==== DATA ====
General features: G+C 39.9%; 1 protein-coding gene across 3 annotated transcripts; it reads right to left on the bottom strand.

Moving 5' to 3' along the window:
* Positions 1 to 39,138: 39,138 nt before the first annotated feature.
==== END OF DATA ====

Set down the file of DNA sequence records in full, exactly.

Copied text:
General features: G+C 39.9%; 1 protein-coding gene across 3 annotated transcripts; it reads right to left on the bottom strand.

Moving 5' to 3' along the window:
* Positions 1 to 39,138: 39,138 nt before the first annotated feature.